Doctors are often faced with patients who come to them for pain relief. Unfortunately, doctors also know the cost of this relief. There is a high risk of addiction and other side effects when it comes to prescription medications and they are not always as effective as many think they are.
Technically, there is chronic and acute pain. Chronic pain is a phenomenon that many people experience. Chronic pain can be caused by an injury or illness and may last for longer than 12 weeks. In some cases, chronic pain starts without any injuries or illnesses at all. Most of the time, when someone has been in chronic pain for more than 12 weeks they are prescribed medication help them get through it. Some examples of chronic pain include headache, arthritis, nerve and joint pains, back pains, cancer, and fibromyalgia.
Acute pain is usually sharp and comes on suddenly, lasting for a short time. Acute pain can be caused by an injury or illness. It goes away when the underlying cause has been treated and resolved. Surgery, fractures, dental pain, burns, cuts, bruises, and childbirth are common causes of acute pain.
Sometimes in people’s lives, acute pain is a serious matter that affects them physically, mentally, emotionally, and, financially. That is why individuals suffered from extended pain because of a lower quality of life and missed their work. Approximately 80 percent of adults encounter lower back pain, and it’s one of the patients’ common complaints when they go to their doctors. Looking for pain relief is a long process and sometimes a matter of trial and error, resulting in immense healthcare costs.
Individual Cost of Pain Relief
Pain relief is one of the most important aspects of health care. Yet, it can be difficult to know how much pain relief you should take and when to take it. Pain presents several costs to the person beyond the impact it has on society as a whole. The cost depends on the person’s option of insurance and healthcare benefits. The bad news is, finding relief for pain may cost an individual into bankruptcy.
One of the common solutions prescribed to pain is over-the-counter opioids or pain relievers medication. According to the study, it was reported that the total amount of medication prescriptions for pain was $17.8 billion yearly from 2000 to 2007. That means the average cost for pain with insurance ranges from $1.50 to $6. With a minimum dosage per day, the cost of pain management prescription annually ranges from $540 to $2,190. The doctor’s fee is not yet included in the said cost.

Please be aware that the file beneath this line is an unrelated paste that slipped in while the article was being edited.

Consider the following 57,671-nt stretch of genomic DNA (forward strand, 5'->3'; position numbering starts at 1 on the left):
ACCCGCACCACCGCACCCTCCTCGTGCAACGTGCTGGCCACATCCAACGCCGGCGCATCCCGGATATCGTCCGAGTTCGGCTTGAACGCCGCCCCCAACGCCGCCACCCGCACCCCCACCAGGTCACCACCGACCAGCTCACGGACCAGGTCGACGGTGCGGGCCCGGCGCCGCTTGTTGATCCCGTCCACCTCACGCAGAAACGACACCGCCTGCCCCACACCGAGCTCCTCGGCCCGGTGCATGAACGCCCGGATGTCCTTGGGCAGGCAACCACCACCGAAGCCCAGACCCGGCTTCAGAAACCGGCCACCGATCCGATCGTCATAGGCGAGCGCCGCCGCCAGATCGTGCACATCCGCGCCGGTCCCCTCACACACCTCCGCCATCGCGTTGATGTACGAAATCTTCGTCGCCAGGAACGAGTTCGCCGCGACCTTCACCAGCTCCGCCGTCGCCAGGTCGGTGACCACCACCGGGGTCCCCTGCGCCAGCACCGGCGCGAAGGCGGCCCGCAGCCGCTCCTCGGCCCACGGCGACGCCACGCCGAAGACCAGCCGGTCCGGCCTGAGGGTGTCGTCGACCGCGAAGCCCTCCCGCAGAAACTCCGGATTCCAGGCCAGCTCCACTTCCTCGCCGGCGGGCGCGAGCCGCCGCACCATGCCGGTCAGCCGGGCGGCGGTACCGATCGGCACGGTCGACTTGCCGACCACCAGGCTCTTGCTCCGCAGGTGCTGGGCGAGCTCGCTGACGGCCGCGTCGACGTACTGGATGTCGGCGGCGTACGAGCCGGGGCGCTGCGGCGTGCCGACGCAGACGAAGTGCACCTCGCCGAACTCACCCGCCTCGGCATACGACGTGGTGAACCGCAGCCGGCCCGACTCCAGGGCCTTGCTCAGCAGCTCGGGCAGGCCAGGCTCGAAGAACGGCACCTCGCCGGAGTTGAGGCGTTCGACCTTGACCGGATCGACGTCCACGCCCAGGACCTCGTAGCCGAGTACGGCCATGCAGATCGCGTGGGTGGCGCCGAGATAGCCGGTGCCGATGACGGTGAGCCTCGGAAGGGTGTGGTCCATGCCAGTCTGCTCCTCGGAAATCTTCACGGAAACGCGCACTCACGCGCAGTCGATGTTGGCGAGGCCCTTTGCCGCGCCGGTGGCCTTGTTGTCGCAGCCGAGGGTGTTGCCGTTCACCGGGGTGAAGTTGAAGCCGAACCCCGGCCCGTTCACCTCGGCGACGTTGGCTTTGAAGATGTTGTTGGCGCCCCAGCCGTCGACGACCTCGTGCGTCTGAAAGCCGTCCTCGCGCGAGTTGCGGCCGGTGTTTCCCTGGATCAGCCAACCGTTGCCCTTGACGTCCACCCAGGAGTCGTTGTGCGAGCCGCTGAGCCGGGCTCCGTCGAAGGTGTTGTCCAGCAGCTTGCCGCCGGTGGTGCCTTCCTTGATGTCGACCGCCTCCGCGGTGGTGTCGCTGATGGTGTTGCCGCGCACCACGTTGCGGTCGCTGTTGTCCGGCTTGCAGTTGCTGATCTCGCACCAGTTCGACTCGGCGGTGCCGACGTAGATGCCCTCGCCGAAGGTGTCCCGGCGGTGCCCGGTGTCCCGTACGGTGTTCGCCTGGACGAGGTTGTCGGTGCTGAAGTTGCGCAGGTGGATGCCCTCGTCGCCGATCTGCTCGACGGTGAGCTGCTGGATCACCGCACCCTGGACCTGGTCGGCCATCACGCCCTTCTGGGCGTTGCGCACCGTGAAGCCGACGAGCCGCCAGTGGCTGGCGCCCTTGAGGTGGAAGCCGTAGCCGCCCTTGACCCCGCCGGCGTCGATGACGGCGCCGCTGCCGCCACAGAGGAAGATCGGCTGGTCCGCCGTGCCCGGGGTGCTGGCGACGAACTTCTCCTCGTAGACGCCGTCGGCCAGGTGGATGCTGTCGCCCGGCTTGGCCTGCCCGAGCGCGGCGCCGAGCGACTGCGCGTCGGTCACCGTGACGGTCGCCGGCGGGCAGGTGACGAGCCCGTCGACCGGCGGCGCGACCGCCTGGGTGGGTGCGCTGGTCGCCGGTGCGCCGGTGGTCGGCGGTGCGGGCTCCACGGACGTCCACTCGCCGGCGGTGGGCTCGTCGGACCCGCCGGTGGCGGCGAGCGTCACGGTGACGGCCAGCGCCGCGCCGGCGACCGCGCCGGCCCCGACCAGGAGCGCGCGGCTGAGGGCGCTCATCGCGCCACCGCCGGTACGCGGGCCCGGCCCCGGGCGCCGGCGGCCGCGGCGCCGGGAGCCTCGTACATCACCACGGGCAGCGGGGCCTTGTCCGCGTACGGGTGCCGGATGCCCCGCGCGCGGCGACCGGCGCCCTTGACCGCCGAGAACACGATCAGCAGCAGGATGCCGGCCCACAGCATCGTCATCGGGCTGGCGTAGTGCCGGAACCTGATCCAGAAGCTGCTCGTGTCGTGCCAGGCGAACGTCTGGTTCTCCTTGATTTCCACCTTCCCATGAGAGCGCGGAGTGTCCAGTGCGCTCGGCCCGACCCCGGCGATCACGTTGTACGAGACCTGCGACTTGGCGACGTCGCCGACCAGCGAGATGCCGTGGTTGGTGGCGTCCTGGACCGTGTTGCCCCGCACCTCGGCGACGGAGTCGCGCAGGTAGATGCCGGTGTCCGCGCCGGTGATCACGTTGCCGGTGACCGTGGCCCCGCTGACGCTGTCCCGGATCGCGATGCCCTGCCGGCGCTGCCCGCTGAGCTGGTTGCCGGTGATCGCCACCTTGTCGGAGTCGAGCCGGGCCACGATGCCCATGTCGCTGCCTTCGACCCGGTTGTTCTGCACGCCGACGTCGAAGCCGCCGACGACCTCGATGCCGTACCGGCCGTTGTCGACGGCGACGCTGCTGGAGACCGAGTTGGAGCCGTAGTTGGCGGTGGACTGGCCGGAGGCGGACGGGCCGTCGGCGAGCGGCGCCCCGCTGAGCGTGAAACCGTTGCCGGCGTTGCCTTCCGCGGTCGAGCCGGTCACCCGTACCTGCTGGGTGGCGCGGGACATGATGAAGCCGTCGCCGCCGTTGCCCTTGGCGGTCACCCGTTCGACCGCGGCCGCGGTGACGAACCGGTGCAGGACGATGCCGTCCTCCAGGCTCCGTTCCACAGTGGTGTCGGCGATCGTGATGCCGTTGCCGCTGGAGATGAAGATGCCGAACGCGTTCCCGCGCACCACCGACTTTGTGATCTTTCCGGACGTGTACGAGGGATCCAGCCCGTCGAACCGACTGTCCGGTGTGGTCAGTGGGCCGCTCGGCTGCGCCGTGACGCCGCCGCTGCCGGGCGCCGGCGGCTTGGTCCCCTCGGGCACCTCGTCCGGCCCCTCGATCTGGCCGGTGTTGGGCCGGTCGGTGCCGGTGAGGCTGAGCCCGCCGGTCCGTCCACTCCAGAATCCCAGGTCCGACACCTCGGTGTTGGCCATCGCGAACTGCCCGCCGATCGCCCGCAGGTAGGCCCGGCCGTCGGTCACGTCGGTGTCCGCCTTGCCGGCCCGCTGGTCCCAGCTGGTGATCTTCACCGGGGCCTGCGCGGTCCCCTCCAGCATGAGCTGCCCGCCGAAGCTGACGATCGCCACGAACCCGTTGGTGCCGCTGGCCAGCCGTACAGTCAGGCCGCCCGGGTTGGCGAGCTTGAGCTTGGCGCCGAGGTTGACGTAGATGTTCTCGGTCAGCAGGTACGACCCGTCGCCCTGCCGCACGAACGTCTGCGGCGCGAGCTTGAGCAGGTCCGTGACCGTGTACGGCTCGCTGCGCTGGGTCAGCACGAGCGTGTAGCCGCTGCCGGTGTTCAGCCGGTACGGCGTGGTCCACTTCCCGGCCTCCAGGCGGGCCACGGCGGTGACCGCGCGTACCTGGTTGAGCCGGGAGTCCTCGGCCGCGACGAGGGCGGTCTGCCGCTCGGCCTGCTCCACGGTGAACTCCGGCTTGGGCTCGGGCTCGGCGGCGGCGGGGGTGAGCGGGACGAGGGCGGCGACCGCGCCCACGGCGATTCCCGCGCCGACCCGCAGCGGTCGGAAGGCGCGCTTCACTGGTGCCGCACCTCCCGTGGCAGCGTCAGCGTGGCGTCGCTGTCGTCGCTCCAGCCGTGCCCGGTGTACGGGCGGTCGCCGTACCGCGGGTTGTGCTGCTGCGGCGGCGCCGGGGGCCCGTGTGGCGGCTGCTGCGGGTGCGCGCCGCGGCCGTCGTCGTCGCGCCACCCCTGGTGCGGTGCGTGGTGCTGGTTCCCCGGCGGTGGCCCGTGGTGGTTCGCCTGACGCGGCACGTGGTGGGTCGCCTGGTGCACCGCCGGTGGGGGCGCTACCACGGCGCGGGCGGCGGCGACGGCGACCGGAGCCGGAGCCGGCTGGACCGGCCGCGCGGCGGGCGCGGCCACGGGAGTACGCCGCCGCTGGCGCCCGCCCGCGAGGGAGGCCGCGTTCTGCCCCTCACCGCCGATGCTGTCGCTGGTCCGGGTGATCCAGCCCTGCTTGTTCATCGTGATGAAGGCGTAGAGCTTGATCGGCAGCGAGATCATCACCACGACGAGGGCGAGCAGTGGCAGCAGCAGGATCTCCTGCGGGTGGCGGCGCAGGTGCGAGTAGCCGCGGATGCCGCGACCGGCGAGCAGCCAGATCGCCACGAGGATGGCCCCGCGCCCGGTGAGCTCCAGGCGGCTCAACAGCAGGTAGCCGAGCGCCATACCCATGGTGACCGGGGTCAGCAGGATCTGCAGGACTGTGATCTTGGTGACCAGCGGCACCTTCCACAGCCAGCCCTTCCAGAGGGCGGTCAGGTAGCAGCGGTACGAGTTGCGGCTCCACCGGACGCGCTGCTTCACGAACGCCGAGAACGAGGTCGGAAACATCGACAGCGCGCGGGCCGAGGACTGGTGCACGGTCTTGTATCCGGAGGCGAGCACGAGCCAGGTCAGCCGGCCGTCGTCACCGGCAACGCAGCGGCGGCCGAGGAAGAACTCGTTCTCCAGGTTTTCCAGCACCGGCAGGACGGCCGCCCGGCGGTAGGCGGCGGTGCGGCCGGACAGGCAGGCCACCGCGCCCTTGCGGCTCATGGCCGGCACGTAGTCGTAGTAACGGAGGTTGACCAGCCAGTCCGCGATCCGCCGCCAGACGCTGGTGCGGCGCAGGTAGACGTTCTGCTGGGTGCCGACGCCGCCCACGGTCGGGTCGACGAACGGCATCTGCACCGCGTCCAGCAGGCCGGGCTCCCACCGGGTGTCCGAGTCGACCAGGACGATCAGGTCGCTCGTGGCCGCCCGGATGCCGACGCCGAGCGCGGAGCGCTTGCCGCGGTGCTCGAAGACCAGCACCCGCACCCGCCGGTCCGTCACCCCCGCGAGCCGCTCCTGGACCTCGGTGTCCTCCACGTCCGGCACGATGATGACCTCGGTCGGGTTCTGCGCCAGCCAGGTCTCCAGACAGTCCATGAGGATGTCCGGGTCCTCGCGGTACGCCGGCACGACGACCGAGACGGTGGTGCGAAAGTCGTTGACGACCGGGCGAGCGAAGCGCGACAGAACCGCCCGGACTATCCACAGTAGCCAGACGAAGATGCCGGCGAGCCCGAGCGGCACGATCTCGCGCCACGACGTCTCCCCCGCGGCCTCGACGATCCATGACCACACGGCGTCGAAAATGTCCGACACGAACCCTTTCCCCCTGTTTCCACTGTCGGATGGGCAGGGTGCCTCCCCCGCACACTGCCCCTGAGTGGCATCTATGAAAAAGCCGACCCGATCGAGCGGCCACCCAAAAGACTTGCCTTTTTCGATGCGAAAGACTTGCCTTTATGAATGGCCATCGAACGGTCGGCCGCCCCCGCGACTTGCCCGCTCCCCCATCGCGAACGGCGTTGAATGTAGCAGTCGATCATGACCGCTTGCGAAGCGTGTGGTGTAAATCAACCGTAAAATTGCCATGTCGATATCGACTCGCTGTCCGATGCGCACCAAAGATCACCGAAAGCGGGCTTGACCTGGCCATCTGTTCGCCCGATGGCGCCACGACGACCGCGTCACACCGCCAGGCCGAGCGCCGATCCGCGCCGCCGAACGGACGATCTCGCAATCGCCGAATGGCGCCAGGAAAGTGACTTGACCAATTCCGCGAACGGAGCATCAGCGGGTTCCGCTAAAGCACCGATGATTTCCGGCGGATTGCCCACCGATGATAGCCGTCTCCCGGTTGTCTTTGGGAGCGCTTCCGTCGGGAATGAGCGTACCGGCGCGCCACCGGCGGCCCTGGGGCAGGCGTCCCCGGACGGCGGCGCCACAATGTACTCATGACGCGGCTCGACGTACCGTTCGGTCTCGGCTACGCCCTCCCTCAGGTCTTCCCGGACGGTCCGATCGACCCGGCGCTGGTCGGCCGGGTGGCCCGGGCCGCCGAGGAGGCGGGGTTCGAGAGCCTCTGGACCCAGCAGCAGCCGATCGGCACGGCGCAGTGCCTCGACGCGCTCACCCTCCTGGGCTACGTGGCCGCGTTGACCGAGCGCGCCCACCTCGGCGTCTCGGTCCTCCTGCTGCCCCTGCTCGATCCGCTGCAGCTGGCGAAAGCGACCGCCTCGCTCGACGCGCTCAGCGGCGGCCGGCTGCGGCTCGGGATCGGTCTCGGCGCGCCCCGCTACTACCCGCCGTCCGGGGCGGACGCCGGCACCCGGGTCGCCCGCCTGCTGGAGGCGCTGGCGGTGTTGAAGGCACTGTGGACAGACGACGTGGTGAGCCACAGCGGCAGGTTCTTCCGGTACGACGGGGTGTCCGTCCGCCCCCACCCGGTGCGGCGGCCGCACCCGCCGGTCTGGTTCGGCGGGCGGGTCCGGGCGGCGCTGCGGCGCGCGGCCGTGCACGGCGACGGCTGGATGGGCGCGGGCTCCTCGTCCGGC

Some people choose the surgery to find relief on their pain when the prescribed medications are not working on their end. Today, the cost of surgery is almost $28,000, whether you have prepared health insurance or not. Definitely, these pain relief costs are a burden to an individual’s finances.
In addition to the out-of-pocket costs, working adults who suffer from pain have a greater chance of missing days at work. Pain also negatively impacts three components of productivity: the number of hours worked per year, average hourly wages, and the number of days missed at work.
Economic Costs of Pain Relief
For years, doctors have been prescribing pain relief medications to patients. In the past decade or so, prescription rates for these drugs have increased significantly. There are many reasons for this increase in prescriptions; however, there is a downside to taking too much medication that can lead to addiction and other health concerns. There are many economic costs associated with living with chronic pain. For years, people have been suffering from chronic pain and the cost of it is astronomical.
According to the research entitled, “Relieving Pain in America: A Blueprint for Transforming Prevention, Care, Education, and Research,” the cost of pain relief has been analyzed from the result of indirect expenses and medical care like disability days, lost wages, and fewer hours of work. The findings showed that loss of productivity because of pain ranges from $300 to $350 billion yearly. In summary, pain has an extreme impact on the healthcare industry.
In a separate study by health economists from the Johns Hopkins University found that the annual cost of chronic pain was as high as $635 billion annually–that’s more than the yearly costs for cancer, heart disease, and diabetes combined.
Cost-Effective Option for Relief with Chiropractic Care
It has been proven that the cost of pain relief can be costly. That’s why more people are turning to non-pharmacological and non-invasive treatment for pain. Besides acupuncture and physical therapy, chiropractic care is another cost-effective answer for pain relief.
The average doctor visit for back pain costs $150. With a chiropractor, the first visit is usually around $75 and subsequent visits are often less than half that price. Chiropractic care offers relief to patients with lower back pain with no side effects, unlike drugs or surgery which come with unpleasant short-term and long-term side effects.
From the medical cost of lower back pain care, it was reported that chiropractic care patients could save almost $1000 over two years when compared to other pain relief choices. The average cost for an initial chiropractic consultation is only $75 without insurance. The next adjustments will cost them $50 every time, and it will only require them 6 to 8 visits for an average chiropractic care plan.
Chiropractic care can definitely save you a vast amount of money, save your time, and keep you away from the danger of medication addiction. Still, you’ll get the best result for your pain relief. But when all things have been said and done, in the end, it’s always your decision that matters because it is your health that is put at risk.